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We Have Ways To Stop Rogue Scientists. They Don’t Always Work.

How do you stop a mad scientist?

We’ve been doing it in fiction for centuries. Doctor Faustus was carried off to hell. Pneumonia and an Arctic ice flow ended Victor Frankenstein. Doctor Moreau’s own creations ultimately did him in, which is a more poetic way of saying that he ended up on the wrong end of a fight with a puma-woman.

But all of these fictional comeuppances are proxies for our frustration with science’s potentially unchecked power. Lacking the devil, or a deus ex machina, us nonfictional people are still faced with the challenge of stopping rogue researchers. So can the public control science that leaves us with permanent and unenviable consequences? Recent news suggests that the answer is “not really.” There are tools that we can use to place limits on scientists and the choices they make. But none of them can fully, reliably, put the public in the driver’s seat. And maybe that’s OK.

The mad scientists of the past — both the imaginary and the all too real — have been on my mind. On Nov. 25, MIT Technology Review broke the story of He Jiankui, a Chinese researcher who claims to have created the first genetically edited human babies. He says he used a gene-editing technology called CRISPR to deactivate a gene called CCR5, granting twin baby girls resistance to HIV, smallpox and cholera.

Whether he actually did this is unclear. He apparently experimented largely in secret. The Associated Press has reported that he deceived employers, colleagues and even some of his own research subjects. He hasn’t published any of his work, as scientists typically do, so it can’t be independently confirmed. At an international genetics conference on Nov. 28, He told other scientists that he was proud of his work. And last week, he told the Harvard Crimson that he was working on a rebuttal paper to address the ethical concerns.

This kind of edgy science will happen again, and not just in the biological sciences. The same week that news of He’s experiments came out, the journal Nature ran a story about a team at Harvard that is planning the first real-world experiments in geoengineering — releasing particles of calcium carbonate into the high atmosphere over part of the southwestern United States. It’s part of a project to develop a way to block sunlight and hopefully reduce the global average temperature (but not by too much). The tests could start as early as next year.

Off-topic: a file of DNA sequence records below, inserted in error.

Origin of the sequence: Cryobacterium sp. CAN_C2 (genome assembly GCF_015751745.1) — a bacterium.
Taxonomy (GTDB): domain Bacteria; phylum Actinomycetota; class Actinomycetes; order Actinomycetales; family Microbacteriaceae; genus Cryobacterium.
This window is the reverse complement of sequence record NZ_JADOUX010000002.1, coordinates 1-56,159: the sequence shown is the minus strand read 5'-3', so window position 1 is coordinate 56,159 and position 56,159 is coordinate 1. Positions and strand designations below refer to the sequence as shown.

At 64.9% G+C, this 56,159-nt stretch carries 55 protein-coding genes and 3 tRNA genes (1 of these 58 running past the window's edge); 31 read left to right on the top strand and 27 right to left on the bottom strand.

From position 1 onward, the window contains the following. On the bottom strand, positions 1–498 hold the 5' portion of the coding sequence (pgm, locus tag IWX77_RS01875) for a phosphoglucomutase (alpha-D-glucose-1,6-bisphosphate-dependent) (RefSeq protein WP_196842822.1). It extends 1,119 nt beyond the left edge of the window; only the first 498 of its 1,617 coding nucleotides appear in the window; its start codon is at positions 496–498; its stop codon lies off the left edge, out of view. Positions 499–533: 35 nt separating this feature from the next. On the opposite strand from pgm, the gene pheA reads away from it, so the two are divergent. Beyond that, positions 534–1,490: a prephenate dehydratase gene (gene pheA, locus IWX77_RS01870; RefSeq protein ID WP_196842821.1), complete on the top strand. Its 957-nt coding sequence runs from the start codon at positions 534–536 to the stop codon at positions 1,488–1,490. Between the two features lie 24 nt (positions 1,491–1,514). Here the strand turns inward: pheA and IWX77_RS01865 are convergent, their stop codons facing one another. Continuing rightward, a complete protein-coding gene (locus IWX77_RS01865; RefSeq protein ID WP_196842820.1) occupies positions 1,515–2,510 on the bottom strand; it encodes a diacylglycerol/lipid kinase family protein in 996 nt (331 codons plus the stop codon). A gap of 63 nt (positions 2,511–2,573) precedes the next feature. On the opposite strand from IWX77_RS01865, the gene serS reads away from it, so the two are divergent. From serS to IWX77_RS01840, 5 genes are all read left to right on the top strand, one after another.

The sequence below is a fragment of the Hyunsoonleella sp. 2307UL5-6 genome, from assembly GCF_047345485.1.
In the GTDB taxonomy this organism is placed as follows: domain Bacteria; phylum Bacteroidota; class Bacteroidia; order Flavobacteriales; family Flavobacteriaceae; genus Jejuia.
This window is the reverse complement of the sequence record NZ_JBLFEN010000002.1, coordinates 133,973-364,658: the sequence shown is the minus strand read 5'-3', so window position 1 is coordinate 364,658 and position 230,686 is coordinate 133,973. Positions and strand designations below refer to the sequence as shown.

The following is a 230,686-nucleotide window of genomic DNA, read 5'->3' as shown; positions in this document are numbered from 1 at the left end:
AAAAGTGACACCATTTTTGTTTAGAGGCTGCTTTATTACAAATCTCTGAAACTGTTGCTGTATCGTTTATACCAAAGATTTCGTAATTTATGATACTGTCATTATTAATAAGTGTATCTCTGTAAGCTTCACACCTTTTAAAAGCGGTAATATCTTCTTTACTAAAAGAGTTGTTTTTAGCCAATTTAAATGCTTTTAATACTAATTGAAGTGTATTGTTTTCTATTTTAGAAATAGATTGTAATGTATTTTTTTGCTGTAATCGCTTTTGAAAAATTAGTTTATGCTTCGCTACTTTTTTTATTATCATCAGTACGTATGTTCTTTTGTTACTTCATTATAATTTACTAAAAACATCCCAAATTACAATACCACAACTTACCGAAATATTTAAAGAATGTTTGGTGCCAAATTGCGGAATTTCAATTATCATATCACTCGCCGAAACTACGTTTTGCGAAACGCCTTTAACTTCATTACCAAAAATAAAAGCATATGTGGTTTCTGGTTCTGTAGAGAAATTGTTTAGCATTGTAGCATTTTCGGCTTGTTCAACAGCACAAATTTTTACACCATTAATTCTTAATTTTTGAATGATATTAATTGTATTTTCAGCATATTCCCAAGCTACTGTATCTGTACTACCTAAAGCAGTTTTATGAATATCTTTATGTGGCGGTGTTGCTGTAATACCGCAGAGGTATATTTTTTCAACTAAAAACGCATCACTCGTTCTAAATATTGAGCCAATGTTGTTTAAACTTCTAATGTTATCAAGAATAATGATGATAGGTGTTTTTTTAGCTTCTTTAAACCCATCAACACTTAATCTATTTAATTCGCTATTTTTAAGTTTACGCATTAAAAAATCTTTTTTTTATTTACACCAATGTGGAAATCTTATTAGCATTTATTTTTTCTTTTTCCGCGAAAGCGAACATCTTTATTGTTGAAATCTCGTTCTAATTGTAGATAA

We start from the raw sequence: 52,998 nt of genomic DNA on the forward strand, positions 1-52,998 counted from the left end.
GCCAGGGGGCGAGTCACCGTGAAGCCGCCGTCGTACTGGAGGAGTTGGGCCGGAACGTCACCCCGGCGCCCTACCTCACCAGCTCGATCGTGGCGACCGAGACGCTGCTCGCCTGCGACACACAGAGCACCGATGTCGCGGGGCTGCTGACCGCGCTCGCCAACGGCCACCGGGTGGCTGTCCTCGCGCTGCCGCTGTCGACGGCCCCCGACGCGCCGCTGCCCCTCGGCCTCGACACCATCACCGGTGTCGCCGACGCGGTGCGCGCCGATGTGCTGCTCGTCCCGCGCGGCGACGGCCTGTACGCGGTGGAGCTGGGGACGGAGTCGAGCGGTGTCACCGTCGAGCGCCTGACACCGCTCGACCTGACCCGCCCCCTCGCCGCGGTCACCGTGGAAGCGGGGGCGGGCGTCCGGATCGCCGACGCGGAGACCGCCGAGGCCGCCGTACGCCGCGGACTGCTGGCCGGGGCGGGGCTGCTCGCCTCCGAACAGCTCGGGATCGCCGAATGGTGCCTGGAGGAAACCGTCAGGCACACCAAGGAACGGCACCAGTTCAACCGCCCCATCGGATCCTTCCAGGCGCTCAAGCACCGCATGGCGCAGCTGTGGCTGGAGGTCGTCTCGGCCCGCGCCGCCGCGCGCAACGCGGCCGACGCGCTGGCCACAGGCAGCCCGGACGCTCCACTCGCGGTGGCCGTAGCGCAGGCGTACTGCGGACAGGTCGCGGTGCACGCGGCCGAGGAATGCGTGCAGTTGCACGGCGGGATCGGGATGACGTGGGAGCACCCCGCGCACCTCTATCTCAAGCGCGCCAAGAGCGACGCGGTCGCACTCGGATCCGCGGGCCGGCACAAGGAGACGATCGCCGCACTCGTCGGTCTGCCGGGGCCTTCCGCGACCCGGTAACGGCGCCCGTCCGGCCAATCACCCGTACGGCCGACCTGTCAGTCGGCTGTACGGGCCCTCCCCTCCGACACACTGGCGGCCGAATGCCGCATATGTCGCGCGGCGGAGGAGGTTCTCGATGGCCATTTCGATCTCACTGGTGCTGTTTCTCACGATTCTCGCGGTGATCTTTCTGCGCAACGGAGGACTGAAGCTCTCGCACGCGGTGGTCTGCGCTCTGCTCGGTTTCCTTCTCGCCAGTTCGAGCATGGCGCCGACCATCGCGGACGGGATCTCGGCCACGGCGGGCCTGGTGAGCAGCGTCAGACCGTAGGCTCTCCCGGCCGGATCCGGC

To be clear, these are very different situations — ethically and experimentally. The Chinese scientist broke the established international norms of his profession and violated Chinese national research guidelines. There’s good reason to think the gene editing he did — if he did it — won’t work as he intended, could have consequences that reverberate through generations, and wasn’t necessary enough to justify the risk. The geoengineering study, in contrast, is being done through established protocol: starting at a small scale, in public, and preceded by review from an external advisory committee. And there is a case to be made that it’s necessary. Without it, we might have to do something truly wild to avoid the consequences of climate change, like reduce dependence on fossil fuels.

But the cases do share something. Each illustrates how the creativity of individual scientists can butt up against the safety (and sensibilities) of the public — and how hard it is for the public to gain the upper hand in that struggle.

Science today is more publicly regulated than it has ever been, said Alta Charo, professor of law and bioethics at the University of Wisconsin. The law, the marketplace and science’s community norms each provide a layer of protection. But each is imperfect.

Legal restrictions on science basically began as a byproduct of World War II. Emerging from the revelations of grotesque Nazi research, the 1947 Nuremberg Code was the first time that anybody really tried to set international rules for what you could and could not do in medical experiments, Charo said. But that document didn’t have the force of law. Consider the concept of informed consent, which is the idea that research subjects not only have to be told that they are research subjects but that they also must agree to participate, understand what they’re agreeing to and be free to say “no.” It’s part of the Nuremberg Code. Seems pretty basic. But it wasn’t written into U.S. law until 1974, when Congress passed the National Research Act, said C. K. Gunsalus, director of the National Center for Professional and Research Ethics.